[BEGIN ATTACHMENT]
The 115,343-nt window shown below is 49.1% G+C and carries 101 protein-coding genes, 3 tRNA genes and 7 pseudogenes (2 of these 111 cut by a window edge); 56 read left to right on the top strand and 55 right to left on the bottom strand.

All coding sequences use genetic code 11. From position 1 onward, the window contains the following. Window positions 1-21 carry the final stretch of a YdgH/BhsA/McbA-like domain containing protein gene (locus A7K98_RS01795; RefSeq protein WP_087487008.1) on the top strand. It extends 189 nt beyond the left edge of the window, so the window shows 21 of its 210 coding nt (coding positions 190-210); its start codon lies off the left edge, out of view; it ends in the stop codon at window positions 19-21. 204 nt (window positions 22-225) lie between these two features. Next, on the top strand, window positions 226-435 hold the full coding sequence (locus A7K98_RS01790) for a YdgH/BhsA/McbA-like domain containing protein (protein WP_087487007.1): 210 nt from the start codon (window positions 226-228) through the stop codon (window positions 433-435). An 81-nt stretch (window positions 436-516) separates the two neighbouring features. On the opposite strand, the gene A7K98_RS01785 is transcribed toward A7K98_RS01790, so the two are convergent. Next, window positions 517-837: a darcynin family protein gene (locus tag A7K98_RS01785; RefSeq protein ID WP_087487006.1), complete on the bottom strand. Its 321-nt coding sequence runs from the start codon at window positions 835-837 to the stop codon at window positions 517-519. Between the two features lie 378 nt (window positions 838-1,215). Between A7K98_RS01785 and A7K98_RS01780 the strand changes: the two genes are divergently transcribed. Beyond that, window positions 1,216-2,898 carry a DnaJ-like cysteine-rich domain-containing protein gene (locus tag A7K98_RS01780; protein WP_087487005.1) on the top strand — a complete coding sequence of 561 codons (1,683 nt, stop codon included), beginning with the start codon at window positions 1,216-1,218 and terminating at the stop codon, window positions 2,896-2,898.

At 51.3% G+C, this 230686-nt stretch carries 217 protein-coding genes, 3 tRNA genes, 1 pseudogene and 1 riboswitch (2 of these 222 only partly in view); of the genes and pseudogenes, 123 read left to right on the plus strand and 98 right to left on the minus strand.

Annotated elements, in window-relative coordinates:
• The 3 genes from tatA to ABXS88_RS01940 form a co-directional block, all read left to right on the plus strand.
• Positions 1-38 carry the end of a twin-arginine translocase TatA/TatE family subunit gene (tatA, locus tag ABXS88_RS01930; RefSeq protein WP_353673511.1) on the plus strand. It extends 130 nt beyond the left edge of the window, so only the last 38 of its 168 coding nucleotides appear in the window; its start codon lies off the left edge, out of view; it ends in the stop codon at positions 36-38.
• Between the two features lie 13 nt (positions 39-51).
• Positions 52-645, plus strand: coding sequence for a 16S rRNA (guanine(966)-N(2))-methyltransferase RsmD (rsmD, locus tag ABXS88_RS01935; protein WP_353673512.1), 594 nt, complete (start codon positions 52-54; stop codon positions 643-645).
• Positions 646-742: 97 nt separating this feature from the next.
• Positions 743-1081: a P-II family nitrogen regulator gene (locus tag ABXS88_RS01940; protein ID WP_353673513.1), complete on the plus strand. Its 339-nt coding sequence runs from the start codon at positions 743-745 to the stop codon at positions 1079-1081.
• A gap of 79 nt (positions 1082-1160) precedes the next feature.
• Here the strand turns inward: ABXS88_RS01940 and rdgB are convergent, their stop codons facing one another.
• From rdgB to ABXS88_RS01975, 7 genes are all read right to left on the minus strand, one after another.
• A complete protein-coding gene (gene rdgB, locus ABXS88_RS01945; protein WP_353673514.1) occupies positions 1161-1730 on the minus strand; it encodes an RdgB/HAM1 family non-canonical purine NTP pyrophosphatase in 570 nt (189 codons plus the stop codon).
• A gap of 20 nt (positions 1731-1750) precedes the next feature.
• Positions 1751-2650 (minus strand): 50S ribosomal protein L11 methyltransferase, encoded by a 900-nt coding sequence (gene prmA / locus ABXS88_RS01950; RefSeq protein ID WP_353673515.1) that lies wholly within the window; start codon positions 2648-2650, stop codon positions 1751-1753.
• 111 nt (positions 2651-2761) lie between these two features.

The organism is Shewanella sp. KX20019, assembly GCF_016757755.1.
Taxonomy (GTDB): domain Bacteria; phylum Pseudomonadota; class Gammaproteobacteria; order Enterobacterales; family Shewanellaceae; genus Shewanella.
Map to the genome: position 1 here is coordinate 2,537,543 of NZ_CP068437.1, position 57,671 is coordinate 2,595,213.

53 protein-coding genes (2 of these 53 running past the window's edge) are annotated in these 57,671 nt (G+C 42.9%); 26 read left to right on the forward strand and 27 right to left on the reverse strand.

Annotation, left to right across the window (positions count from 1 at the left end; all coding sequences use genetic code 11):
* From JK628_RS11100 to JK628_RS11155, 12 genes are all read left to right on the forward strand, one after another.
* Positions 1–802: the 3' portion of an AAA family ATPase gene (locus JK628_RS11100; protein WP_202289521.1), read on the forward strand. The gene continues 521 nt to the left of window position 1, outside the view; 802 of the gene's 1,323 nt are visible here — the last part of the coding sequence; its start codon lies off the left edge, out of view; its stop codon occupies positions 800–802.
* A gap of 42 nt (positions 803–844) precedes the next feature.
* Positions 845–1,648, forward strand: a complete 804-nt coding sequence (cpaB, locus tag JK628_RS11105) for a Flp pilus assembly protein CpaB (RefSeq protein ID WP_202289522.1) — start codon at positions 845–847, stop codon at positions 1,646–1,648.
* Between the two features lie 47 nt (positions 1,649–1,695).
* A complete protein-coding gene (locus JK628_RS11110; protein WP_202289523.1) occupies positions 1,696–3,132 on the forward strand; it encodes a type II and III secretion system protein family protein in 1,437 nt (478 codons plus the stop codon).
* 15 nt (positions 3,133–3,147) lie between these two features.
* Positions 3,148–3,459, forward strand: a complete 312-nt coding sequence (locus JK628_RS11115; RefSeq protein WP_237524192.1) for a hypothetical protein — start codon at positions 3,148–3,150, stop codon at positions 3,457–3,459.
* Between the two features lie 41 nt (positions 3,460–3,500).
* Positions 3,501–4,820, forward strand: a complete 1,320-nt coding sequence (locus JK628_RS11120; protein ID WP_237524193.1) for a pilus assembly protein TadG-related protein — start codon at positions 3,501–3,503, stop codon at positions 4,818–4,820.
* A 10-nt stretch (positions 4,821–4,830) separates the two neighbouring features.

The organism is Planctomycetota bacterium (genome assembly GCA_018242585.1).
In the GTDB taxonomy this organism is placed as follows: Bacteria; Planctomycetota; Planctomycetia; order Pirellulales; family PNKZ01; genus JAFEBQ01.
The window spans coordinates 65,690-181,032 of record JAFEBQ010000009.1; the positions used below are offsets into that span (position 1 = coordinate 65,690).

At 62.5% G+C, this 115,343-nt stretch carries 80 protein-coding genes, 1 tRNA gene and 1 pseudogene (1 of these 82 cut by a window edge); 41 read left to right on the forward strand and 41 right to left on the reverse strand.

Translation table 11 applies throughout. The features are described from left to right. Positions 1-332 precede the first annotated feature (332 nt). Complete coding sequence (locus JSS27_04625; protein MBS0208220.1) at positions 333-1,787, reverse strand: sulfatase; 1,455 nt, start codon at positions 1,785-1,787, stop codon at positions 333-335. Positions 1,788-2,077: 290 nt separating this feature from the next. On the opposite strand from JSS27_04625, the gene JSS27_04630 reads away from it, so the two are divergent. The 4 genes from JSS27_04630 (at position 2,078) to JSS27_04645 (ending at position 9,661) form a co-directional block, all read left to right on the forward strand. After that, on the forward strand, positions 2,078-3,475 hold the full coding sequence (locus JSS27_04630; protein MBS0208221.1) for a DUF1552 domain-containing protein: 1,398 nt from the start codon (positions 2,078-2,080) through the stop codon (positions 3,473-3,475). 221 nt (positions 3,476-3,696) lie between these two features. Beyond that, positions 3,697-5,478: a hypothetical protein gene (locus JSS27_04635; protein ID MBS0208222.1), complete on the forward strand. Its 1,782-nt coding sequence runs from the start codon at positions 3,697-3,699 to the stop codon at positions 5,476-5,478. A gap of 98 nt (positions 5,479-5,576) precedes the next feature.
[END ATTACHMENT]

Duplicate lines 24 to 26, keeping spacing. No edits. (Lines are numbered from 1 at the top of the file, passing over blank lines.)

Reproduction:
* Positions 1–802: the 3' portion of an AAA family ATPase gene (locus JK628_RS11100; protein WP_202289521.1), read on the forward strand. The gene continues 521 nt to the left of window position 1, outside the view; 802 of the gene's 1,323 nt are visible here — the last part of the coding sequence; its start codon lies off the left edge, out of view; its stop codon occupies positions 800–802.
* A gap of 42 nt (positions 803–844) precedes the next feature.
* Positions 845–1,648, forward strand: a complete 804-nt coding sequence (cpaB, locus tag JK628_RS11105) for a Flp pilus assembly protein CpaB (RefSeq protein ID WP_202289522.1) — start codon at positions 845–847, stop codon at positions 1,646–1,648.